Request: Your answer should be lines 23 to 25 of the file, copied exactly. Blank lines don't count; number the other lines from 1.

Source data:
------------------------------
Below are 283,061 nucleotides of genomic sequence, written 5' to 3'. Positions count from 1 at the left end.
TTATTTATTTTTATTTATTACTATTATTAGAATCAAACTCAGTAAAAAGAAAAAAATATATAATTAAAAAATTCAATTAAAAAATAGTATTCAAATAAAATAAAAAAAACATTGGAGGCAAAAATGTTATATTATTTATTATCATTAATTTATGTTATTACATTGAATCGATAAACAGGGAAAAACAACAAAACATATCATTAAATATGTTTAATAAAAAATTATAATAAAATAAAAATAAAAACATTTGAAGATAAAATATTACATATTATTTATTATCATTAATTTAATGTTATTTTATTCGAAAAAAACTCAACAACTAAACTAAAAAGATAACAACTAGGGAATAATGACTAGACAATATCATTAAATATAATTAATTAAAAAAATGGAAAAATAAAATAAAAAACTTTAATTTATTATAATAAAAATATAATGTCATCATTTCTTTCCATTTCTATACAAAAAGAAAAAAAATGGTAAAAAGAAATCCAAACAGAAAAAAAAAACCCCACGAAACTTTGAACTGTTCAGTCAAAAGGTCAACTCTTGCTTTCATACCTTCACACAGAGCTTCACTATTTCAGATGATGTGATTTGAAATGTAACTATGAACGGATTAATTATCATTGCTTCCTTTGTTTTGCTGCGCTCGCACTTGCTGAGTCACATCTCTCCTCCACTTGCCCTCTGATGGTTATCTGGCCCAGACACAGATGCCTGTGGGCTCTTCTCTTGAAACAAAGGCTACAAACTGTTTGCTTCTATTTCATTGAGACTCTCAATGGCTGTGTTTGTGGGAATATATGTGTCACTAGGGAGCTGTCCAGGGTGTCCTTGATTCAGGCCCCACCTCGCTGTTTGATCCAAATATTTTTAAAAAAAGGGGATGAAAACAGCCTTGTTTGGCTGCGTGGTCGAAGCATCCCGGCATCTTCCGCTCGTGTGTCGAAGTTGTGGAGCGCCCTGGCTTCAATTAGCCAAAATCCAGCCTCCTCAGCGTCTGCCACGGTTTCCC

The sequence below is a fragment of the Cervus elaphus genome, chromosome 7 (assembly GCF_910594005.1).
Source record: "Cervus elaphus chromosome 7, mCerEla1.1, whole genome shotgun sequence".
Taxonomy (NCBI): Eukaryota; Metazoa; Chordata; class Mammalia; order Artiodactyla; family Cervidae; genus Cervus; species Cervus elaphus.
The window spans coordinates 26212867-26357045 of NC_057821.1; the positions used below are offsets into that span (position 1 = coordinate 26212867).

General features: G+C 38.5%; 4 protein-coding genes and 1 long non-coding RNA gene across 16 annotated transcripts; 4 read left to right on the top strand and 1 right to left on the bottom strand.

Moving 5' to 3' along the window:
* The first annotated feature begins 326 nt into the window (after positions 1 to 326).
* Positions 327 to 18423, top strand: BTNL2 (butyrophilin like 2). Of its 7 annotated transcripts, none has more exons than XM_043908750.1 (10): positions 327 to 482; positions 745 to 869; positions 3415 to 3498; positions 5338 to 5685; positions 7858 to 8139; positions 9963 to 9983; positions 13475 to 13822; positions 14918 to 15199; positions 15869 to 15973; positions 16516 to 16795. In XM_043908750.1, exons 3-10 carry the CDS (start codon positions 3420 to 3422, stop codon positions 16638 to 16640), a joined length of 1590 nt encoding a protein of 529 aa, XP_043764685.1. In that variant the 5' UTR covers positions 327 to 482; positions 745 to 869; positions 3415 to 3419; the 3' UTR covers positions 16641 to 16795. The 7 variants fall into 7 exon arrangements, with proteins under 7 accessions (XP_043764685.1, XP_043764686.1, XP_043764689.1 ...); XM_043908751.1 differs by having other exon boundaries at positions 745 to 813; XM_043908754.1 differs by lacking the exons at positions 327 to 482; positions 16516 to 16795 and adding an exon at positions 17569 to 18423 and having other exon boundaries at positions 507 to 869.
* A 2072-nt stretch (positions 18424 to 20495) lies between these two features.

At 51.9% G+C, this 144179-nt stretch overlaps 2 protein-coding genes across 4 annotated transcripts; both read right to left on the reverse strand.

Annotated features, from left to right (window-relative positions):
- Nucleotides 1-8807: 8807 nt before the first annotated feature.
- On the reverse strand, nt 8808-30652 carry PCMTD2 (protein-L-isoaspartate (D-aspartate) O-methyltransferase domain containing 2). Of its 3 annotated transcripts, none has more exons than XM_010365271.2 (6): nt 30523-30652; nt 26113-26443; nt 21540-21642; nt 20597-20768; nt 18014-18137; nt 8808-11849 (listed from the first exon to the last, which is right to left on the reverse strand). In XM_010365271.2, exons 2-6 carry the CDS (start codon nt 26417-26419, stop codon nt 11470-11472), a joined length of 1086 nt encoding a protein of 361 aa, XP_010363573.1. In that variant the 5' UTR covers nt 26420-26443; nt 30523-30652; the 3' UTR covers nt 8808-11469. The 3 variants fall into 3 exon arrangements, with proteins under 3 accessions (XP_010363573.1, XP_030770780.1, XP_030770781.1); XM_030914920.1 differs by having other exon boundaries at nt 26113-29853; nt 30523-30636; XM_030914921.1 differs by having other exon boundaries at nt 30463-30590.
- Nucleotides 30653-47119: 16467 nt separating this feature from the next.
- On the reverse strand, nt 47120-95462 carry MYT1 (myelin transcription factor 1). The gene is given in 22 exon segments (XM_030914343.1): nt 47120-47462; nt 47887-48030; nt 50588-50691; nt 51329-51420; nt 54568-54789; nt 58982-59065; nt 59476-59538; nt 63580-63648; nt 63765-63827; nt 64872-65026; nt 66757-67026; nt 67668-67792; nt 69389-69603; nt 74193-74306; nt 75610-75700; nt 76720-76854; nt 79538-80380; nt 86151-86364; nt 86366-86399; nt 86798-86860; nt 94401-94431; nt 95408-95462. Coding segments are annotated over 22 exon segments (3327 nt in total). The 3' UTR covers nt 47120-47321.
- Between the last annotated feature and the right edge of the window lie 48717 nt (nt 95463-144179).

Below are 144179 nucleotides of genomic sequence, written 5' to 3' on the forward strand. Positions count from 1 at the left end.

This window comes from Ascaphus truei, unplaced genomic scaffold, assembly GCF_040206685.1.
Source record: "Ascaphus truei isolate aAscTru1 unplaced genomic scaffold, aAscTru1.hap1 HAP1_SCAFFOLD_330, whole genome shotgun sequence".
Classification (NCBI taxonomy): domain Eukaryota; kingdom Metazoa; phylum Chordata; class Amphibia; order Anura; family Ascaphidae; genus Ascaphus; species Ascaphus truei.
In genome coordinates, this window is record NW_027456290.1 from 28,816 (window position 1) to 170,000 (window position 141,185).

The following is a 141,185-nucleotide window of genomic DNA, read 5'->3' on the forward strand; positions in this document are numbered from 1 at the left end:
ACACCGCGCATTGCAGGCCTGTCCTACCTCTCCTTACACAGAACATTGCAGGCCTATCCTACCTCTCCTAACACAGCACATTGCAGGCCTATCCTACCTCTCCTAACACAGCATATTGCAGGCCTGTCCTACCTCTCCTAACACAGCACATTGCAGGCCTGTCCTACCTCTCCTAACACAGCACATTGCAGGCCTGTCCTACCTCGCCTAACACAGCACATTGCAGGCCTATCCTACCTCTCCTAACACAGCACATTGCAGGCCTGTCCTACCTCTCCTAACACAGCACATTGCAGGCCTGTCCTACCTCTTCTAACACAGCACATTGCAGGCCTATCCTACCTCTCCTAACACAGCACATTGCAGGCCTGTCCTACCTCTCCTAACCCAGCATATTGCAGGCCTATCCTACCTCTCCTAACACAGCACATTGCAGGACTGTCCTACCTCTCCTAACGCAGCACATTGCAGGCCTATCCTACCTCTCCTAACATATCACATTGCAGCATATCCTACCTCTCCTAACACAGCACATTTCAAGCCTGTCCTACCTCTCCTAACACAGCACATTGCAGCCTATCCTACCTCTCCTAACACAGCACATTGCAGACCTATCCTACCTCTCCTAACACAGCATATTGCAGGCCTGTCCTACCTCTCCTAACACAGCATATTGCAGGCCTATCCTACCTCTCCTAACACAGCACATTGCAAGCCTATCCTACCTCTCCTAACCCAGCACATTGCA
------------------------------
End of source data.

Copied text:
In genome coordinates, this window is record NW_027456290.1 from 28,816 (window position 1) to 170,000 (window position 141,185).

The following is a 141,185-nucleotide window of genomic DNA, read 5'->3' on the forward strand; positions in this document are numbered from 1 at the left end:
ACACCGCGCATTGCAGGCCTGTCCTACCTCTCCTTACACAGAACATTGCAGGCCTATCCTACCTCTCCTAACACAGCACATTGCAGGCCTATCCTACCTCTCCTAACACAGCATATTGCAGGCCTGTCCTACCTCTCCTAACACAGCACATTGCAGGCCTGTCCTACCTCTCCTAACACAGCACATTGCAGGCCTGTCCTACCTCGCCTAACACAGCACATTGCAGGCCTATCCTACCTCTCCTAACACAGCACATTGCAGGCCTGTCCTACCTCTCCTAACACAGCACATTGCAGGCCTGTCCTACCTCTTCTAACACAGCACATTGCAGGCCTATCCTACCTCTCCTAACACAGCACATTGCAGGCCTGTCCTACCTCTCCTAACCCAGCATATTGCAGGCCTATCCTACCTCTCCTAACACAGCACATTGCAGGACTGTCCTACCTCTCCTAACGCAGCACATTGCAGGCCTATCCTACCTCTCCTAACATATCACATTGCAGCATATCCTACCTCTCCTAACACAGCACATTTCAAGCCTGTCCTACCTCTCCTAACACAGCACATTGCAGCCTATCCTACCTCTCCTAACACAGCACATTGCAGACCTATCCTACCTCTCCTAACACAGCATATTGCAGGCCTGTCCTACCTCTCCTAACACAGCATATTGCAGGCCTATCCTACCTCTCCTAACACAGCACATTGCAAGCCTATCCTACCTCTCCTAACCCAGCACATTGCA